THE Taoiseach is resisting pressure from within his own party to hold three outstanding by-elections, saying they are “more likely next year than this”.
Brian Cowen came under increasing pressure from within his own ranks after former defence minister Willie O’Dea publicly urged him to move quickly on holding the elections, which would risk collapsing the Government.
The Limerick East backbencher threatened to cause further instability by launching an attack on how the Green Party operates in Government.
In a spat that is likely to be seized by the opposition to undermine the coalition when the Dáil resumes, Mr O’Dea said the Greens had a “corrosive” effect on the working of Government.
His remarks on Friday night’s Late Late Show were followed by a call yesterday on Mr Cowen to immediately move the writs for three outstanding by-elections, meaning they would be held in January or after the budget is passed.
The Taoiseach said the elections “are more likely next year than this” because the Government is focusing on December’s budget and bringing economic and banking stability.
Voters in Donegal South West have been waiting 15 months to replace Pat The Cope Gallagher. They, along with voters in Dublin South and Waterford, will have to wait.
“Under the legislation that applies, there isn’t a fixed period in which a by-election has to be held,” Mr Cowen said.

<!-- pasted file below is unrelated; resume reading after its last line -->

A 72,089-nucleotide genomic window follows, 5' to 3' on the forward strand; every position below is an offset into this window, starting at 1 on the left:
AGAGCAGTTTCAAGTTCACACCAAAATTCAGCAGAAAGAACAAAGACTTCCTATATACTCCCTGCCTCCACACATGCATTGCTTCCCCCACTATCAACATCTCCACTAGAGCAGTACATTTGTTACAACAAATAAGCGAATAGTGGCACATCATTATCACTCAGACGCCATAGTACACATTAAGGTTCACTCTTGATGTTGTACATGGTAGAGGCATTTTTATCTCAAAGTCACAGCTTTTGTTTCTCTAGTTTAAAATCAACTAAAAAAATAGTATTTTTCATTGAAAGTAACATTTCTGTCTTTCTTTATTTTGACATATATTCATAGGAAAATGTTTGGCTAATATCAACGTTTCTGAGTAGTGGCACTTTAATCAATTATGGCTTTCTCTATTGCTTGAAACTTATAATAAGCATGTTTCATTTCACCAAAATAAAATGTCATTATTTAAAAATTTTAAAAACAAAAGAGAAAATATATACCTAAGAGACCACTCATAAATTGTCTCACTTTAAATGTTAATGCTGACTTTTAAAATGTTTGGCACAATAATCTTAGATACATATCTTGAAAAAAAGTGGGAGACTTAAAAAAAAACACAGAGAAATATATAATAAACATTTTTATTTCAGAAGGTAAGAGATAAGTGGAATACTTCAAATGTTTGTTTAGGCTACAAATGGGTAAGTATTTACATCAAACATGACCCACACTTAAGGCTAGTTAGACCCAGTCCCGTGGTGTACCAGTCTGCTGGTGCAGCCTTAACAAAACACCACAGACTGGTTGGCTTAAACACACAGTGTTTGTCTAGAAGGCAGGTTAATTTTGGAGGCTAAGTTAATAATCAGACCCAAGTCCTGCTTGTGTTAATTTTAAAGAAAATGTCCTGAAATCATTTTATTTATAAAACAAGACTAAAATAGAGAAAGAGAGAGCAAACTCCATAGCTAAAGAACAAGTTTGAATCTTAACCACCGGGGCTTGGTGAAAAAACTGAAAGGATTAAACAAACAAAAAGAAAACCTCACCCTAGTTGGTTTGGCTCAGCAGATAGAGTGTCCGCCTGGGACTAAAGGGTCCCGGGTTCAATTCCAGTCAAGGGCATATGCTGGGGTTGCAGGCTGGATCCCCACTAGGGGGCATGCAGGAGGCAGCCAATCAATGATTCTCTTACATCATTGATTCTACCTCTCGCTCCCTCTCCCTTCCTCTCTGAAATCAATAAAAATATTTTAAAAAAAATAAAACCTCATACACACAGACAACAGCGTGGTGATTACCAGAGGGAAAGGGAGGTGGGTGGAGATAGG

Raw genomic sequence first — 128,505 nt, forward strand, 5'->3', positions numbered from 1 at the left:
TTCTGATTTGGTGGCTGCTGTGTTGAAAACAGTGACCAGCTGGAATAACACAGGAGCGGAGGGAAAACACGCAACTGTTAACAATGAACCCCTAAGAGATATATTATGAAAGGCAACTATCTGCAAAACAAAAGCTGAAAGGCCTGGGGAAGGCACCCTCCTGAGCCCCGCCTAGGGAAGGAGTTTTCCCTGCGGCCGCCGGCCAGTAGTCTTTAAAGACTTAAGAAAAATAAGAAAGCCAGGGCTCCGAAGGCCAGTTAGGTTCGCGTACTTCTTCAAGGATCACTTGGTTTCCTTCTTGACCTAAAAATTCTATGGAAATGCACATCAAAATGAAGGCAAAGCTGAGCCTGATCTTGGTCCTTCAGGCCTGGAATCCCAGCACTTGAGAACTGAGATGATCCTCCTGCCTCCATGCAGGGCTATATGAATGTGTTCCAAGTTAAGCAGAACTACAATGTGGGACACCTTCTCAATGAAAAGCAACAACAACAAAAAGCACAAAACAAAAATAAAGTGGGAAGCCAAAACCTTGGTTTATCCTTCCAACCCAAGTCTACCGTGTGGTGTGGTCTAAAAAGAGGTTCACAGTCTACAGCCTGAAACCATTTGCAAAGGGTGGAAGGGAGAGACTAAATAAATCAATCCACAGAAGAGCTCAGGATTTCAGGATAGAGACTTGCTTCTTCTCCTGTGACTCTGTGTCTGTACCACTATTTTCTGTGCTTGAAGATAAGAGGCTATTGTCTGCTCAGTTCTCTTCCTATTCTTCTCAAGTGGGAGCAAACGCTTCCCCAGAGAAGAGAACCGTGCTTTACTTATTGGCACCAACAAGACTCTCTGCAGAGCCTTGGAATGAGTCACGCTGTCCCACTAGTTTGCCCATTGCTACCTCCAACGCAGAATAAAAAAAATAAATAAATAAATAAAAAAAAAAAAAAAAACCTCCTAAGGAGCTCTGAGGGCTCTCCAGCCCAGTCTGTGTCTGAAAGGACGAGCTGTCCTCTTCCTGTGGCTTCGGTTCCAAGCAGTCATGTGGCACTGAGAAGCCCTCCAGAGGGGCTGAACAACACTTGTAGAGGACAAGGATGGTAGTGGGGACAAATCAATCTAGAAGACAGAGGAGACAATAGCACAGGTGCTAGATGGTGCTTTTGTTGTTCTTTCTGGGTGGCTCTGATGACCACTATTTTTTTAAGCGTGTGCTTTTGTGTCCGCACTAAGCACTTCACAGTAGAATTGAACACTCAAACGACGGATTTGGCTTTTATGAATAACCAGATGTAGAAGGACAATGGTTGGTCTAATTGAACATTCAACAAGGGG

“There will be a by-elections held in those areas,” he said, but they will be dealt with “in due course” because the electorate first wants to see budgetary and banking stability.
Government stability was also threatened by an attack by Mr O’Dea on the Green Party who forced his resignation from office in February. He accused Green ministers of instructing Senator Dan Boyle to use the social networking site Twitter to issue statements contrary to cabinet agreements.
He said this “insults and belittles both the commitment of their Government colleagues and the intelligence of the public”.
Senator Boyle denied his tweets were sanctioned by Green Party ministers. “I’m not a member of cabinet, I don’t have access to cabinet papers, I don’t have access to cabinet discussions, so I’m not too sure why the allegation is being made,” he said.
Mr O’Dea, who announced his intention to seek re-election, said he didn’t understand why the Green Party voted confidence in him in a Dáil debate before calling for his resignation the next day over controversy surrounding a defamation case taken against him by a Sinn Féin councillor.
Mr O’Dea said Green minister Eamon Ryan had requested to speak in a Dáil confidence motion, but Mr Boyle said this was not correct. “The whip’s office made a request for a Green Party speaker and Eamon agreed to be the Green Party speaker in the confidence debate,” he said.
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